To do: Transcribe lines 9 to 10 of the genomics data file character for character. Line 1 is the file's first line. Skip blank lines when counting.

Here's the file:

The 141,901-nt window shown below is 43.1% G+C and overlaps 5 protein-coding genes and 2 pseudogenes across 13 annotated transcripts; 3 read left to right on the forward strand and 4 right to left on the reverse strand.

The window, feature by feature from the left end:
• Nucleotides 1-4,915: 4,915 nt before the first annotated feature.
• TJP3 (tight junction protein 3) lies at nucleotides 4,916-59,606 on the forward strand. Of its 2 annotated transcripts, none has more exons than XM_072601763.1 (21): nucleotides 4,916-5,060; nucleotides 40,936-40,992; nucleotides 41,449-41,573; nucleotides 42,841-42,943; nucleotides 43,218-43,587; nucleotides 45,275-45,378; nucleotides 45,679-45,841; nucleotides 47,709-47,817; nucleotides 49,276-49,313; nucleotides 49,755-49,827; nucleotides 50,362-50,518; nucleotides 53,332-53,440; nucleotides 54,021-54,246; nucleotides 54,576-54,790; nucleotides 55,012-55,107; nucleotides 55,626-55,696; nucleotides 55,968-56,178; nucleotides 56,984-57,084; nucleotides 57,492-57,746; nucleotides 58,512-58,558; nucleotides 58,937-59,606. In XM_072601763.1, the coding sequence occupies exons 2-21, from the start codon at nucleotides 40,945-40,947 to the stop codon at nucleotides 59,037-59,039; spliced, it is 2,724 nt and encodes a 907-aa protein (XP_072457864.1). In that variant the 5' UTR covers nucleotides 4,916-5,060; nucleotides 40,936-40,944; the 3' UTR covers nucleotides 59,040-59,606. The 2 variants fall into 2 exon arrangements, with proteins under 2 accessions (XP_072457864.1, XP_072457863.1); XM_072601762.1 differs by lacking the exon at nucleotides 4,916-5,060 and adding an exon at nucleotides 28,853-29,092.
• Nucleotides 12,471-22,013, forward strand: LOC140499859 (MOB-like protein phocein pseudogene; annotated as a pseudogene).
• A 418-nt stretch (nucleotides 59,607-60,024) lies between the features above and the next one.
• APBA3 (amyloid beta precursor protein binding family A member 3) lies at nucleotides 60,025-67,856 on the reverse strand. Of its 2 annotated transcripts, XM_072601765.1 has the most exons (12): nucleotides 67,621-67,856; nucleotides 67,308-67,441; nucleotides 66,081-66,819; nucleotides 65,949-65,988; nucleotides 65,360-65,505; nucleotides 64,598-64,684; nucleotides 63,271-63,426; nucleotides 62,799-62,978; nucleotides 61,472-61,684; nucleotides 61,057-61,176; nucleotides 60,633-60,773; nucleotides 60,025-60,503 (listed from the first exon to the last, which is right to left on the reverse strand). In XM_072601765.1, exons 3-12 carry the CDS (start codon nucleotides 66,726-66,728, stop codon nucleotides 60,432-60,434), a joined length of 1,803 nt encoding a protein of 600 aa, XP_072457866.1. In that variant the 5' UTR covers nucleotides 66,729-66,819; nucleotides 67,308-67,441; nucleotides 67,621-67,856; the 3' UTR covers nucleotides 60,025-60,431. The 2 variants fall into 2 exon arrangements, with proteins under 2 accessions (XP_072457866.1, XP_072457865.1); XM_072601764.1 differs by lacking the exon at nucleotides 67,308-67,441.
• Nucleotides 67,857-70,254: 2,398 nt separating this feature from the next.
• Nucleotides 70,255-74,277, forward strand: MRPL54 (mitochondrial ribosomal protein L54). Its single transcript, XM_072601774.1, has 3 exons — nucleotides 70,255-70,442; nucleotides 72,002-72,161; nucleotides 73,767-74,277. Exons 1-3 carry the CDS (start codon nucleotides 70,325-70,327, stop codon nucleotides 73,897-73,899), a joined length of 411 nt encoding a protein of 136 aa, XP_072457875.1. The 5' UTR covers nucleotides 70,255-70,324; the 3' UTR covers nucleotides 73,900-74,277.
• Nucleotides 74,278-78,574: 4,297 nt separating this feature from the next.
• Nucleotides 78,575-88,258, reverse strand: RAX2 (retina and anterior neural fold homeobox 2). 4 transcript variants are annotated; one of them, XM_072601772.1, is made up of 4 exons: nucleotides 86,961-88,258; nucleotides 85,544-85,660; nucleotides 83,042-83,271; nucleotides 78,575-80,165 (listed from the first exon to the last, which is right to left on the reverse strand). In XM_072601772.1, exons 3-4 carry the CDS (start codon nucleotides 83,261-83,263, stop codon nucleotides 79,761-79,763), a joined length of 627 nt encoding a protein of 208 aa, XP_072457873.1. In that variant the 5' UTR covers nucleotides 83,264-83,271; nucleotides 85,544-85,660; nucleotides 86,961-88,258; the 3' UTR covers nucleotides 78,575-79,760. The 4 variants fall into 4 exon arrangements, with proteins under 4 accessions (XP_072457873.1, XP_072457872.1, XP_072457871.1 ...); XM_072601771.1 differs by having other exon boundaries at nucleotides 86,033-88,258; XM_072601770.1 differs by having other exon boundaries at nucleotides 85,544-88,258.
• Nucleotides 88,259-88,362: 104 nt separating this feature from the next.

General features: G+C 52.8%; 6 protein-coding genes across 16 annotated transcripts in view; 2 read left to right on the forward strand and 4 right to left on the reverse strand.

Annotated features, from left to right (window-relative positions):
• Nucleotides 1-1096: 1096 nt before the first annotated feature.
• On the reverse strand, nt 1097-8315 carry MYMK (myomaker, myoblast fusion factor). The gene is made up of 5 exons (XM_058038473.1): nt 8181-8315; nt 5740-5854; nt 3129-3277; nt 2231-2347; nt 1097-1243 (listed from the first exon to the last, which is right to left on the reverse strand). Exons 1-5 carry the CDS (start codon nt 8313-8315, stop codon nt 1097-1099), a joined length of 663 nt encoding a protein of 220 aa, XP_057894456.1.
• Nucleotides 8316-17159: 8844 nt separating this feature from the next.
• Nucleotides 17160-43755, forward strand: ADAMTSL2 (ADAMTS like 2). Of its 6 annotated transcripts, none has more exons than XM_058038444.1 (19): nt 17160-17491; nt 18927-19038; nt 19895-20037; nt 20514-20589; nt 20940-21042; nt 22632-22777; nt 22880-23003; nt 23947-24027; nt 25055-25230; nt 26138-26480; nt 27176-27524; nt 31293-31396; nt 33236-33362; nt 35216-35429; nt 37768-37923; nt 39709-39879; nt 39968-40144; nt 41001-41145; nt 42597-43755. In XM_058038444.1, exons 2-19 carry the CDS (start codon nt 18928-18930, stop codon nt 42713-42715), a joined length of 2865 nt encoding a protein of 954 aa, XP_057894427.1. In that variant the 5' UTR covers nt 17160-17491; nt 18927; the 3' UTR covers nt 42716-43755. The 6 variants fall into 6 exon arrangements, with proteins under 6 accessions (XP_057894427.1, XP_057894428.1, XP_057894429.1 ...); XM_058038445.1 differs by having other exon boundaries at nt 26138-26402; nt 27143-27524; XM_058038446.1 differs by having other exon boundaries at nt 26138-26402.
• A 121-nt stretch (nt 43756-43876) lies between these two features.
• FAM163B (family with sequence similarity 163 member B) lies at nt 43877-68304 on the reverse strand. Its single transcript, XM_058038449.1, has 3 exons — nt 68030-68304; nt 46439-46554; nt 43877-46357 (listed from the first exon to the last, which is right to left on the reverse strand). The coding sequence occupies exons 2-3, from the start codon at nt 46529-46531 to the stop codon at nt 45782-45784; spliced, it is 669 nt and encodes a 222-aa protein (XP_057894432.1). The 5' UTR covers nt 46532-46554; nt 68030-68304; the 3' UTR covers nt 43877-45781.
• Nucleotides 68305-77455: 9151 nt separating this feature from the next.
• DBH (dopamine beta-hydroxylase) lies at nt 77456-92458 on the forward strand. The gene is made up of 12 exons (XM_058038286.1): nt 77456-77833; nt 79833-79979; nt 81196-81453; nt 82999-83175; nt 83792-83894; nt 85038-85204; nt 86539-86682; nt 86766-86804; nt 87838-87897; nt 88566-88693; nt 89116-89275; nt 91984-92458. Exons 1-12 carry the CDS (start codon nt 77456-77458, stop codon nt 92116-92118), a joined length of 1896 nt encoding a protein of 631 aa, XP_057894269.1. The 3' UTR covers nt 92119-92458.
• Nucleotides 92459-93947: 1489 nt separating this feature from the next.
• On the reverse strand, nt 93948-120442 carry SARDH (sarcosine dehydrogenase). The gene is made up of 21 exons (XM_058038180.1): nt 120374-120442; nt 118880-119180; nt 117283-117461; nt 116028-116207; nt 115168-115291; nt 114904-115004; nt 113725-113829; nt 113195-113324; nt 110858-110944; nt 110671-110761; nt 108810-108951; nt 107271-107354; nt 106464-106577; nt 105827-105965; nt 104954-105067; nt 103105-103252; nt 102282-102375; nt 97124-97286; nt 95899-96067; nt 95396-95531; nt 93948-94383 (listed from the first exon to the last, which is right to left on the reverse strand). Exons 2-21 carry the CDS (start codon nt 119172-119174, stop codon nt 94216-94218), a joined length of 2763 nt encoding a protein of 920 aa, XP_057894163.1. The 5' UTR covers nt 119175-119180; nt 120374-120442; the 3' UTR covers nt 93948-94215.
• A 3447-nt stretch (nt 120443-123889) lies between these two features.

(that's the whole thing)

• Nucleotides 70,255-74,277, forward strand: MRPL54 (mitochondrial ribosomal protein L54). Its single transcript, XM_072601774.1, has 3 exons — nucleotides 70,255-70,442; nucleotides 72,002-72,161; nucleotides 73,767-74,277. Exons 1-3 carry the CDS (start codon nucleotides 70,325-70,327, stop codon nucleotides 73,897-73,899), a joined length of 411 nt encoding a protein of 136 aa, XP_072457875.1. The 5' UTR covers nucleotides 70,255-70,324; the 3' UTR covers nucleotides 73,900-74,277.
• Nucleotides 74,278-78,574: 4,297 nt separating this feature from the next.